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Moving to Malawi

Malawi is a small country in southeast Africa bordered by Zambia, Mozambique and Tanzania. Affectionately known as the 'Warm Heart of Africa', expats moving to Malawi will find a population that is warm and welcoming, and a climate to match. Besides the country's clement weather and good-natured people, expats are increasingly drawn to Malawi for its gorgeous lake and landscapes, low cost of living and relaxed pace of life.

Living in Malawi as an expat

Although Malawi's culture is more conservative than many western countries, the people are friendly, helpful and vibrant. Making friends is likely to be a breeze, and both locals and other expats are generally very approachable and helpful. While this certainly limits culture shock, expats will still have to adjust their lifestyle. Some goods and services, such as many clothing stores, are not as easily available as they might be back home, and expats are also likely to experience frequent power cuts – something that may take some getting used to. That said, expats are always able to get what they need and import what they can't find in the country.

The capital and largest city is Lilongwe, while Blantyre, the second-largest city, is Malawi’s commercial capital. Most expats in Malawi live in these two main cities, with the expat scene being a mix of diplomats, teachers, doctors, missionaries, businesspeople, hospitality and NGO workers, and government officials. Malawi's expat population is mainly from the UK, Europe, the US and South Africa.

As a poor, landlocked country, Malawi is among the world’s least developed. The economy is heavily dependent on agriculture, with more than 80 percent of the working population employed in this sector. Tobacco, tea, sugarcane and cotton are major exports, and expats often work in these industries.

The tourism sector accounts for a small percentage of working expats living in Malawi. Most expats who work in tourism are located near Lake Malawi, which is the third-largest lake in Africa and covers about a fifth of the country. The possibility to relax, take in beautiful sunsets and all that nature has to offer while enjoying water sports, hikes or casual strolls on the beach lure in many tourists.

Expat accommodation in Malawi is usually free-standing houses or gated complexes, although apartment-living is growing. Houses tend to have large gardens, perfect for families and pets. Oftentimes, the company an expat works for will help organise accommodation.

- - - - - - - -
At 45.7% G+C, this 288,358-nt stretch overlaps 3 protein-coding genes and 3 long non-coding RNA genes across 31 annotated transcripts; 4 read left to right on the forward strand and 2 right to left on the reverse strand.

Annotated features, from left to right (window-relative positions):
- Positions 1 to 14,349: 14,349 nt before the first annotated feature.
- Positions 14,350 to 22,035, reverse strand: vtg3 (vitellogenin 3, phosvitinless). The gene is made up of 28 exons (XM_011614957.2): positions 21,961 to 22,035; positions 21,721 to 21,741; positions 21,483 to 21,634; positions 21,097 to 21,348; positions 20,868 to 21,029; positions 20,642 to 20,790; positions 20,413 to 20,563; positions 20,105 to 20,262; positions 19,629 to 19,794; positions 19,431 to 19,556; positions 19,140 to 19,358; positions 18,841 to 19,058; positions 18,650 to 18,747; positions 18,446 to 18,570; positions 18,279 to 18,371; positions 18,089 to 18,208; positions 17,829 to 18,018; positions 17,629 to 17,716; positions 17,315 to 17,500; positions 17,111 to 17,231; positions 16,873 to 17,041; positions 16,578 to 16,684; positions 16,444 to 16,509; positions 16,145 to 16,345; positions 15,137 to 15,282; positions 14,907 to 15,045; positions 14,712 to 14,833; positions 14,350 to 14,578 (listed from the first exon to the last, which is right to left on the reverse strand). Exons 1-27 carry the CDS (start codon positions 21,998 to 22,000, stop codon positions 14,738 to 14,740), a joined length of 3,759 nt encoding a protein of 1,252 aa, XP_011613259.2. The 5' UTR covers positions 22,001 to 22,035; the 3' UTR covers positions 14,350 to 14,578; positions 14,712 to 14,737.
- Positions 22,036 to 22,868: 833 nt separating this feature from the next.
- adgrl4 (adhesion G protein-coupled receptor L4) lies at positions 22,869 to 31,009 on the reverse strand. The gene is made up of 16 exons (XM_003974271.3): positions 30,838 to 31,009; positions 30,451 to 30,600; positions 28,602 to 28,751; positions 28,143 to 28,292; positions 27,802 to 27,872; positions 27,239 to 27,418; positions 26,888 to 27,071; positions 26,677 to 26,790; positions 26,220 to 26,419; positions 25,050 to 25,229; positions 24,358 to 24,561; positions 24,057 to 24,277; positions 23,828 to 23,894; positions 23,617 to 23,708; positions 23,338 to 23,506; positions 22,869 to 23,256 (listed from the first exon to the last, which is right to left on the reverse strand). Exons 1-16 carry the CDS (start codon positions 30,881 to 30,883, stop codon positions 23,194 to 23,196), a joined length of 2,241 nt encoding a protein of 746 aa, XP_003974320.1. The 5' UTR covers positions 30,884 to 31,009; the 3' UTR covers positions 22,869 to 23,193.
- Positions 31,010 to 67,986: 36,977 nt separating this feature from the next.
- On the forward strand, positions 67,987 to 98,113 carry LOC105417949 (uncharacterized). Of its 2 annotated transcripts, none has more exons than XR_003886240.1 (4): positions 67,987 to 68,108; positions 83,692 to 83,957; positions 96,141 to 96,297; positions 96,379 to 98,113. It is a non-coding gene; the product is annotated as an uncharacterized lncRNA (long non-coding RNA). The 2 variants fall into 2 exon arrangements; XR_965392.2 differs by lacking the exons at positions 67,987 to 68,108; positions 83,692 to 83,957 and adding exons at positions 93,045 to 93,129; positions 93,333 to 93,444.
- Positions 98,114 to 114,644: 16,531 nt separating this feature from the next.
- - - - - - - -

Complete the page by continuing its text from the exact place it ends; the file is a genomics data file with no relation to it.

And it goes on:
Although healthcare and education have improved in recent years, they are still well below what many expats may be used to. There are both public and private hospitals and clinics in Malawi, but these often lack resources and sufficient medical staff. While general health issues and emergencies may be catered for in Lilongwe and Blantyre, anything more serious may require air evacuation to a nearby country such as South Africa. Expats should ensure they have adequate medical insurance to cover emergency airlifting out of the country.

Expat families and children

For expat families, there are a handful of private and international schools in Malawi, while home-schooling offers an alternative that is both cheaper and more convenient for many families. The international and private schools, mainly in Lilongwe and Blantyre, provide children with a strong educational environment to grow and learn in. These follow the British national curriculum of IGCSEs and A Levels or offer the International Baccalaureate. 

A number of these schools offer boarding facilities, which may be suitable for expats living in more remote areas of Malawi. As space may be limited, parents should apply.

Overall, expats relocating to Malawi will encounter a slow pace of life and are likely to face a range of wonderful experiences, as well as frustrating challenges. With patience and understanding, expats can easily adapt to their new lives in the Warm Heart of Africa.

Fast facts

Population: Around 19 million

Capital city: Lilongwe

Neighbouring countries: Malawi borders Mozambique to the east, south and south-west, Zambia to the northwest and Tanzania to the northeast.

Geography: Malawi is a small landlocked country characterised by central plateaus and rugged highlands in the north and south. The Great Rift Valley traverses the country. Lake Malawi, which takes up a huge portion of eastern Malawi, covering about 20% of Malawi's total area.    

Political system: Unitary presidential republic

Major religions: Christianity and Islam

Main languages: English and Chichewa

Money: The Malawian Kwacha (MWK), which subdivides into 100 tambala.

Tipping: Tipping is obligatory but not necessary. Tipping is usually at 10 percent if a service charge is not included. 

Time: GMT+2

Electricity: 230 volts, 50 Hz. 'Type G' three-pin plugs with flat blades are used. 

Internet domain: .mw

International dialling code: +265

Emergency numbers: 997 (police), 998 (ambulance), 999 (fire department) 

Drives on the: left. Minibus taxis and buses service Malawi fairly extensively. The main city roads are fairly well maintained, so driving in Malawi is viable. As the roads can be poorly illuminated, it's best to avoid driving at night. 

Pros and Cons of Moving to Malawi

As a relatively small country that doesn't appear in the news often, Malawi presents expats with a mixture of excitement and apprehension. The country has a fairly substantial expat population, a large portion of which relocate with the intention of only staying in Malawi for a couple of years but often end up extending their stay.